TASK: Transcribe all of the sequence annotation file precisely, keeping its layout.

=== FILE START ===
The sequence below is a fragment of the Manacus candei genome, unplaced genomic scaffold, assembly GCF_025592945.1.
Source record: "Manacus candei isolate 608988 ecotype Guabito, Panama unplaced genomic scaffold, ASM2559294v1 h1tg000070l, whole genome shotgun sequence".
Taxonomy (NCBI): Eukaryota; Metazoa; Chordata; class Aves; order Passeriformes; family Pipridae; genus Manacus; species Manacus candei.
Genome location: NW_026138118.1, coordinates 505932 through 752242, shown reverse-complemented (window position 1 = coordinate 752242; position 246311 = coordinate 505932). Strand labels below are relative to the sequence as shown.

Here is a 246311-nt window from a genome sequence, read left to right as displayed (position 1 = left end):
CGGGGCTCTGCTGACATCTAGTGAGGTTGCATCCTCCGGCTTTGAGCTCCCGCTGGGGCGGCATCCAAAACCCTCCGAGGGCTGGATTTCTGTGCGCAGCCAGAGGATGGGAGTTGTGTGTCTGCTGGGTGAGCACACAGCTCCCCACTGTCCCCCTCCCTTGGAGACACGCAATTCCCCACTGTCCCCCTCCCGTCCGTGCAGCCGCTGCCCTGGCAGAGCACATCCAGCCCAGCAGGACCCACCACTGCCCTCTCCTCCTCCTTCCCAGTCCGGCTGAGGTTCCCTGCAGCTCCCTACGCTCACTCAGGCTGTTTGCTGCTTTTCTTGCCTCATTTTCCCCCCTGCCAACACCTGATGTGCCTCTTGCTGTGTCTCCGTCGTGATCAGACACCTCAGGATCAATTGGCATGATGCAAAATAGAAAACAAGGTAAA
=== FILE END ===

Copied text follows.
The sequence below is a fragment of the Manacus candei genome, unplaced genomic scaffold, assembly GCF_025592945.1.
Source record: "Manacus candei isolate 608988 ecotype Guabito, Panama unplaced genomic scaffold, ASM2559294v1 h1tg000070l, whole genome shotgun sequence".
Taxonomy (NCBI): Eukaryota; Metazoa; Chordata; class Aves; order Passeriformes; family Pipridae; genus Manacus; species Manacus candei.
Genome location: NW_026138118.1, coordinates 505932 through 752242, shown reverse-complemented (window position 1 = coordinate 752242; position 246311 = coordinate 505932). Strand labels below are relative to the sequence as shown.

Here is a 246311-nt window from a genome sequence, read left to right as displayed (position 1 = left end):
CGGGGCTCTGCTGACATCTAGTGAGGTTGCATCCTCCGGCTTTGAGCTCCCGCTGGGGCGGCATCCAAAACCCTCCGAGGGCTGGATTTCTGTGCGCAGCCAGAGGATGGGAGTTGTGTGTCTGCTGGGTGAGCACACAGCTCCCCACTGTCCCCCTCCCTTGGAGACACGCAATTCCCCACTGTCCCCCTCCCGTCCGTGCAGCCGCTGCCCTGGCAGAGCACATCCAGCCCAGCAGGACCCACCACTGCCCTCTCCTCCTCCTTCCCAGTCCGGCTGAGGTTCCCTGCAGCTCCCTACGCTCACTCAGGCTGTTTGCTGCTTTTCTTGCCTCATTTTCCCCCCTGCCAACACCTGATGTGCCTCTTGCTGTGTCTCCGTCGTGATCAGACACCTCAGGATCAATTGGCATGATGCAAAATAGAAAACAAGGTAAA